I much prefer the interior on the Mazda, but when practicality as a small family vehicle is the name of the game (for most people). But when every_single_review cites a lack of space in the 3 hatch, the Civic becomes the default choice. Again. Since 1988.

    • 0 avatar
      slavuta

      Oh please. Lack of space… Its a compact after all. It has just normal space for compact. Much more than 1988 Civic. BTW, ’88 Civic was a washboard on wheels. I had ’90 Civic. when I parked 98 Protege next to it, I realized that car can still drive well and not punish your butt

      • 0 avatar
        30-mile fetch

        No, you’re wrong. The 3 sucks for backseat space the way no other compact does and no one gives a flying ___ about how the 1988 Civic was small as well because, wait for it, it’s not 1988.

        Seven years ago I was in the market for a compact car that could fit car seats because kids and because I wanted a smaller car. The Mazda 3 was on the short list but the backseat was ridiculous. Seven years and a full model cycle later and it is still a problem and I still couldn’t buy one for the same reason.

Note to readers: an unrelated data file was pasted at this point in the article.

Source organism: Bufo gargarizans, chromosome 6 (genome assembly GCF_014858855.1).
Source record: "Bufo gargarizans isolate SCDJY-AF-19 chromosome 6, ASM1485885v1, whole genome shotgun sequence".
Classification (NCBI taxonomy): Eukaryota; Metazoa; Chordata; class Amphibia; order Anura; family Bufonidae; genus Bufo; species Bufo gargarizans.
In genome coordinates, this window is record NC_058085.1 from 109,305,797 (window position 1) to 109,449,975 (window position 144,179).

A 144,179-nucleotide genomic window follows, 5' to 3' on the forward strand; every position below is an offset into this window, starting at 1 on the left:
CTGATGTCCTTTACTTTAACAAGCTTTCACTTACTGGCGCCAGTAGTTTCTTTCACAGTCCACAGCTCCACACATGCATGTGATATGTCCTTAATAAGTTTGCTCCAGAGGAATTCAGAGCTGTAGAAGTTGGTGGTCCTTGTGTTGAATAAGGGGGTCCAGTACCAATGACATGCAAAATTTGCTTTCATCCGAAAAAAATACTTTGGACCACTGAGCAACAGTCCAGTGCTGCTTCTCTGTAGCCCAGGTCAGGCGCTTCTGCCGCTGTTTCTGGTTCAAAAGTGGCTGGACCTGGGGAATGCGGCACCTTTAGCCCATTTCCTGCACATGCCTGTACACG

• 0 avatar
        syncro87

        We shopped the 3, and I drove it a few times trying to justify it over a Civic. The cramped-feeling rear seat was probably the deal breaker for us. Another car that we would have considered but ruled out in this regard was the Focus.

        Not sure what the actual measurements are, but the Civic seems to have a fair bit more usable rear seat than the 3. If your family consists of more than two people, this is a fairly significant issue.

        The 3’s back seat may not suck, but it’s pretty close to suckage if not officially there.

    • 0 avatar
      FreedMike

      It’s not *bad* in the back of the 3, Corey, but you’re right – it’s tight back there. It’d be OK for a double date, but not a long trip.

      Now, the CX-3, on the other hand…well, I’d suggest transforming into a Jawa if you want to ride back there.

  • avatar
    alexndr333